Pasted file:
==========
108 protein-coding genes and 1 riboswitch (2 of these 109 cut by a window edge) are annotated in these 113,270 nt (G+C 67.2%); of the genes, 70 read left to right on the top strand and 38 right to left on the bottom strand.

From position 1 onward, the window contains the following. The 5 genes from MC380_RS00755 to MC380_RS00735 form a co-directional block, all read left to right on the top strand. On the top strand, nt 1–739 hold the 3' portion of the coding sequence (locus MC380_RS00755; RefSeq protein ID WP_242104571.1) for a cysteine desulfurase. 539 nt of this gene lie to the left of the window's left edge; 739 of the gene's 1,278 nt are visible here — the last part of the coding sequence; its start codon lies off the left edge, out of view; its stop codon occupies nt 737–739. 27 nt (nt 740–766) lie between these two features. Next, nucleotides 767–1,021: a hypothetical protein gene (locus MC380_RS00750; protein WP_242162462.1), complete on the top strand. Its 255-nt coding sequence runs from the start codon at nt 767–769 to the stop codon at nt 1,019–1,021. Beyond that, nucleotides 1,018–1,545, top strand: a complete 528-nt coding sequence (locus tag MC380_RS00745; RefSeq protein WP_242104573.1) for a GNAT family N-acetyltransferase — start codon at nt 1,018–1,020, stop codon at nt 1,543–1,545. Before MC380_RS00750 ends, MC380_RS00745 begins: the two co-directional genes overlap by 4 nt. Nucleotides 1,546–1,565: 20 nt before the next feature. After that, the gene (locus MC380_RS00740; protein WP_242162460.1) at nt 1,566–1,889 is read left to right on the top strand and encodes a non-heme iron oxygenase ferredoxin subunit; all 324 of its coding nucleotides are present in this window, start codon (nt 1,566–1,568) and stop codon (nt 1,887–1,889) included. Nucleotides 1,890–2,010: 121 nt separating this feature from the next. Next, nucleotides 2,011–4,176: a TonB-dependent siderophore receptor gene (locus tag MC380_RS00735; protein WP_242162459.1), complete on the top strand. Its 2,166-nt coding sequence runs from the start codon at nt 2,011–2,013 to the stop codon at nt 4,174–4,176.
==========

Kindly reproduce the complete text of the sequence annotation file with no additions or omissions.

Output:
108 protein-coding genes and 1 riboswitch (2 of these 109 cut by a window edge) are annotated in these 113,270 nt (G+C 67.2%); of the genes, 70 read left to right on the top strand and 38 right to left on the bottom strand.

From position 1 onward, the window contains the following. The 5 genes from MC380_RS00755 to MC380_RS00735 form a co-directional block, all read left to right on the top strand. On the top strand, nt 1–739 hold the 3' portion of the coding sequence (locus MC380_RS00755; RefSeq protein ID WP_242104571.1) for a cysteine desulfurase. 539 nt of this gene lie to the left of the window's left edge; 739 of the gene's 1,278 nt are visible here — the last part of the coding sequence; its start codon lies off the left edge, out of view; its stop codon occupies nt 737–739. 27 nt (nt 740–766) lie between these two features. Next, nucleotides 767–1,021: a hypothetical protein gene (locus MC380_RS00750; protein WP_242162462.1), complete on the top strand. Its 255-nt coding sequence runs from the start codon at nt 767–769 to the stop codon at nt 1,019–1,021. Beyond that, nucleotides 1,018–1,545, top strand: a complete 528-nt coding sequence (locus tag MC380_RS00745; RefSeq protein WP_242104573.1) for a GNAT family N-acetyltransferase — start codon at nt 1,018–1,020, stop codon at nt 1,543–1,545. Before MC380_RS00750 ends, MC380_RS00745 begins: the two co-directional genes overlap by 4 nt. Nucleotides 1,546–1,565: 20 nt before the next feature. After that, the gene (locus MC380_RS00740; protein WP_242162460.1) at nt 1,566–1,889 is read left to right on the top strand and encodes a non-heme iron oxygenase ferredoxin subunit; all 324 of its coding nucleotides are present in this window, start codon (nt 1,566–1,568) and stop codon (nt 1,887–1,889) included. Nucleotides 1,890–2,010: 121 nt separating this feature from the next. Next, nucleotides 2,011–4,176: a TonB-dependent siderophore receptor gene (locus tag MC380_RS00735; protein WP_242162459.1), complete on the top strand. Its 2,166-nt coding sequence runs from the start codon at nt 2,011–2,013 to the stop codon at nt 4,174–4,176.